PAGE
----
In an effort to make school lunches healthier, the United States Department of Agriculture is proposing widespread changes to go into effect in 2014.
But one local school district agrees that school lunches need to be healthy, administrators argue the proposals go too far and cost too much.
Nearly all of the 350 students eat school lunch every day, and Elementary Principal Faith Stratton says they strive to provide healthy options.
Earlier this year, the Agriculture Department proposed new, stricter school lunch standards that would turn the lunchroom upside down.
"If congress does what they're advocating, it would ruin our food services program," Stratton said.
The proposed regulations are aimed at trimming obesity and future healthcare costs. But Chester Area School Superintendent Mark Greguson argues the USDA's proposals go too far for schools on tight budgets.
"Is obesity a problem in our nation? Yes. Does it come from lunchroom food? Absolutely not," Greguson said.
Greguson says the broad regulations don't suit small districts like Chester.
It would also limit starchy vegetables including corn and potatoes to two servings per week instead of two servings a day. The starches would be switched with less common vegetables.
"The chick peas, the sweet potatoes and the okra are all three things they would like us to serve our students. We don't even have that available to us and as an adult, I've never eaten okra. Not that I wouldn't try it but for kids to, that would be really tough. We are still trying to get them used to peas and green beans," Stratton said.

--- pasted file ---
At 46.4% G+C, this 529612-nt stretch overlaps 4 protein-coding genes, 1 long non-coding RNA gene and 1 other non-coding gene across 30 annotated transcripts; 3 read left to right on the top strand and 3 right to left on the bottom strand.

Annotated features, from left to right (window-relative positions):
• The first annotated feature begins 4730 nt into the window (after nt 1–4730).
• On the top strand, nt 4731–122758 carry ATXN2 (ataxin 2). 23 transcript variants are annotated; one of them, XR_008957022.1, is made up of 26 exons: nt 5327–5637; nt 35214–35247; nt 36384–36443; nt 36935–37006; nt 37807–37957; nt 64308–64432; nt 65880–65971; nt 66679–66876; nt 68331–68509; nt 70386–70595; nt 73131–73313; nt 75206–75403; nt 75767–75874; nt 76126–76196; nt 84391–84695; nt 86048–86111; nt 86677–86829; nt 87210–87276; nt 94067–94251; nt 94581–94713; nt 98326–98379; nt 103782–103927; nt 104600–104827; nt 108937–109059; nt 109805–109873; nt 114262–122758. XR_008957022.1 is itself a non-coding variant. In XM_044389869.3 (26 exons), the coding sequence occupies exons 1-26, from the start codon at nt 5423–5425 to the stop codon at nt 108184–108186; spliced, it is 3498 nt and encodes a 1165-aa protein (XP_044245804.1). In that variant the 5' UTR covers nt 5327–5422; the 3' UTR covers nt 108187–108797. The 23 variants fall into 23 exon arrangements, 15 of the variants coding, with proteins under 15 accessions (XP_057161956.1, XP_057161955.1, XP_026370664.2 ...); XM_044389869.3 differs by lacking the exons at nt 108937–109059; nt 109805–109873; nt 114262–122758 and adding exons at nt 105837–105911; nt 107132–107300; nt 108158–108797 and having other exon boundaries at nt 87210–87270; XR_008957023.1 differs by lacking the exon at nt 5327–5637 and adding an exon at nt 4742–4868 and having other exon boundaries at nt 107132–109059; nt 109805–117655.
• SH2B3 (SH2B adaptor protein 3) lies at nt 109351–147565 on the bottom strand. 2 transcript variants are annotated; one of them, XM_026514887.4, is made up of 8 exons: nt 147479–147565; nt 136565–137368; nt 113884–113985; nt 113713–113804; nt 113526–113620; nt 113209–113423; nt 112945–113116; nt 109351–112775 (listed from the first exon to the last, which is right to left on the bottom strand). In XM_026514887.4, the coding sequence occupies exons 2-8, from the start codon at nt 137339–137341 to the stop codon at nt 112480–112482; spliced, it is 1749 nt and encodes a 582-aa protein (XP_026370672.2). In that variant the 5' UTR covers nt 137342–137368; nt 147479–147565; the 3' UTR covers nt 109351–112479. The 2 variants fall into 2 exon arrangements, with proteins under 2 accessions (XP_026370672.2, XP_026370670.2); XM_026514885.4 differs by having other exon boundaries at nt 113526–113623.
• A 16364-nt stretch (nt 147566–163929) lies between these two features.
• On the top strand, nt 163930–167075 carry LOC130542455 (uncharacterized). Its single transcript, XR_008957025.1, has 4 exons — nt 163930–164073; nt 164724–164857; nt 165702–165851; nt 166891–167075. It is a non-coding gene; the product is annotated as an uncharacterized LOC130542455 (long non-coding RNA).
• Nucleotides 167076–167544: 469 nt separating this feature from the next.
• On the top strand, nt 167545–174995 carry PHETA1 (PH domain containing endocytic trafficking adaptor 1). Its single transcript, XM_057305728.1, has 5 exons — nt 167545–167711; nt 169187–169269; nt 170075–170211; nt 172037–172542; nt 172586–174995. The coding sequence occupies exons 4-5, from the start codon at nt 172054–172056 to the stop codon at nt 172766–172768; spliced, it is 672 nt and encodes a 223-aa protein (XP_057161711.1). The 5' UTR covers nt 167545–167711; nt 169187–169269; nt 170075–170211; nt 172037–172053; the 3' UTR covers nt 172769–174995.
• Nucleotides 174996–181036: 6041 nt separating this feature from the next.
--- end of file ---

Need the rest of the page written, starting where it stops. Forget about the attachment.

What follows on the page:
Even if they do serve the new food, that doesn't mean kids would actually eat it. Something the district saw when they tried switching to whole wheat breads.
"We saw more buns in the garbage than we saw on the plates," Stratton said. "So it was a total disaster."
Now the district serves a blend of whole wheat and white flour buns. But eating healthier doesn't come cheap.
"The difference between whole wheat flour and white flour, there is a $10 to $15 difference on a 50 pound bag of flour. And where we make our own buns everyday, that is a huge difference for us," Stratton said.
Students on the other hand, aren't shying away from the proposed new foods.
"With the change it would definitely take some getting used to. But over time if one kid tires it, then maybe their friends will catch onto it. Eventually, I think it will all work out. It might just take some time," Callie Baumberger said.
"I think they will welcome it. I think over time I think they will get used to it. Maybe start liking it more," Kenneth Shaffner said.
There is already lobbying from schools and farmers from across the nation are challenging the proposed regulations and the Chester Area School hopes there will be significant changes before they are forced to comply.
"But the biggest thing is, I hope they let us decide what's best for our own school districts or our own states at least and not try to make one size fit all. It just can't work," Greguson said.
One small school district doing its best to feed its student's healthy food, hoping the federal government doesn't tell them they are doing it wrong.